Child Labour: a Research Study on Various Social, Economical and Medical Significances In Children |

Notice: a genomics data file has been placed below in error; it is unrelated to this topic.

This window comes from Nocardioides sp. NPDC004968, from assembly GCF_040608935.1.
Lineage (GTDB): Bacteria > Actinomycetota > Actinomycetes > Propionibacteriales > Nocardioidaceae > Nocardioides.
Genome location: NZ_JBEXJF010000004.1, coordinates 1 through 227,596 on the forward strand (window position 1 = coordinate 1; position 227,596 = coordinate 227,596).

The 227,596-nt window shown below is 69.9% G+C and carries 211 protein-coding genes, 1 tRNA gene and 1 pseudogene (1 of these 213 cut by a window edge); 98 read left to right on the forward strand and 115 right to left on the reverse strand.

Child labour is in focus for last two decades as it robschildren of the chance to enhance human capital. This paper examines the Indiansituation using data from 50th, 55th and 61st rounds of NSSOSurveys. Child Workers have declined from 9.1 million in 1993 to 5.8 million in2004, declining by 0.04 percent per annum. Incidence of Child Labour is more inRural areas, higher among 10-14 years age-group, and more prominent among Boys,and quite disparate across states. Another 30 million children in 2003-04,about 13 percent of total, are ‘Nowhere Children’. Incidence of Domestic Dutiesand Nowhere Children are higher among girls. Poverty emerges to be necessarycondition thereby preparing the breeding ground but not sufficient to drive thechildren to the labour market. Lack of Educational infrastructure is found tobe very important in this respect. This includes not only the physical but alsothe human component, which is emerging to be more crucial. Poverty alleviationprogrammes must therefore be complemented by expansion of educationalinfrastructure for eradicating child labour.